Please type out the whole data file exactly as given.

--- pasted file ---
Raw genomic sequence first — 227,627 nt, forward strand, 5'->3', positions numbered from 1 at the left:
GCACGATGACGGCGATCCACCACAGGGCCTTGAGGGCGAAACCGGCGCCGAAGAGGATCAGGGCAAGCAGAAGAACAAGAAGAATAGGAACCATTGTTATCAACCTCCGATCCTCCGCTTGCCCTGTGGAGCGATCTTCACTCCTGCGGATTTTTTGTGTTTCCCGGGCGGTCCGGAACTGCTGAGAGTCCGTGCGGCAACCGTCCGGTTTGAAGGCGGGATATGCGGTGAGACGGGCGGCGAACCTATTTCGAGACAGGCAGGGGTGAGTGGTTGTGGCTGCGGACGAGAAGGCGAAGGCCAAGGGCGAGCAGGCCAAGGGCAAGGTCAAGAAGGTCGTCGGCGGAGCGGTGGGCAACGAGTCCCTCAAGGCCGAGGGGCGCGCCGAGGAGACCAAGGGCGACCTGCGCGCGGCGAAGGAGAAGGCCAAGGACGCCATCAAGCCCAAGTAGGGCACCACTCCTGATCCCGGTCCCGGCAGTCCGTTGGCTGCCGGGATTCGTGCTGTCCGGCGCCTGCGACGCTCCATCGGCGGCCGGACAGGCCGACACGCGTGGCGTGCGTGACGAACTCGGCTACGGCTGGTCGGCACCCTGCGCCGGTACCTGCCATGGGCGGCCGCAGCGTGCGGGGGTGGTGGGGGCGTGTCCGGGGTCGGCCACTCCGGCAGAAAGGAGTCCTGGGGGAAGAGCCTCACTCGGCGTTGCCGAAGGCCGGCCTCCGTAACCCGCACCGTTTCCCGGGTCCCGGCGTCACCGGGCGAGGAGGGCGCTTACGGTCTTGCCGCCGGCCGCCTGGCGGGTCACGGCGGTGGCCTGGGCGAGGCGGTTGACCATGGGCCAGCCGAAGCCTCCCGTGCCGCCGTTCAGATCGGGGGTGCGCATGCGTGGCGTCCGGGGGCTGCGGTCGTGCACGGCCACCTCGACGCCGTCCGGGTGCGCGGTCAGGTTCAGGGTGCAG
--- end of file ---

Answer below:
Raw genomic sequence first — 227,627 nt, forward strand, 5'->3', positions numbered from 1 at the left:
GCACGATGACGGCGATCCACCACAGGGCCTTGAGGGCGAAACCGGCGCCGAAGAGGATCAGGGCAAGCAGAAGAACAAGAAGAATAGGAACCATTGTTATCAACCTCCGATCCTCCGCTTGCCCTGTGGAGCGATCTTCACTCCTGCGGATTTTTTGTGTTTCCCGGGCGGTCCGGAACTGCTGAGAGTCCGTGCGGCAACCGTCCGGTTTGAAGGCGGGATATGCGGTGAGACGGGCGGCGAACCTATTTCGAGACAGGCAGGGGTGAGTGGTTGTGGCTGCGGACGAGAAGGCGAAGGCCAAGGGCGAGCAGGCCAAGGGCAAGGTCAAGAAGGTCGTCGGCGGAGCGGTGGGCAACGAGTCCCTCAAGGCCGAGGGGCGCGCCGAGGAGACCAAGGGCGACCTGCGCGCGGCGAAGGAGAAGGCCAAGGACGCCATCAAGCCCAAGTAGGGCACCACTCCTGATCCCGGTCCCGGCAGTCCGTTGGCTGCCGGGATTCGTGCTGTCCGGCGCCTGCGACGCTCCATCGGCGGCCGGACAGGCCGACACGCGTGGCGTGCGTGACGAACTCGGCTACGGCTGGTCGGCACCCTGCGCCGGTACCTGCCATGGGCGGCCGCAGCGTGCGGGGGTGGTGGGGGCGTGTCCGGGGTCGGCCACTCCGGCAGAAAGGAGTCCTGGGGGAAGAGCCTCACTCGGCGTTGCCGAAGGCCGGCCTCCGTAACCCGCACCGTTTCCCGGGTCCCGGCGTCACCGGGCGAGGAGGGCGCTTACGGTCTTGCCGCCGGCCGCCTGGCGGGTCACGGCGGTGGCCTGGGCGAGGCGGTTGACCATGGGCCAGCCGAAGCCTCCCGTGCCGCCGTTCAGATCGGGGGTGCGCATGCGTGGCGTCCGGGGGCTGCGGTCGTGCACGGCCACCTCGACGCCGTCCGGGTGCGCGGTCAGGTTCAGGGTGCAG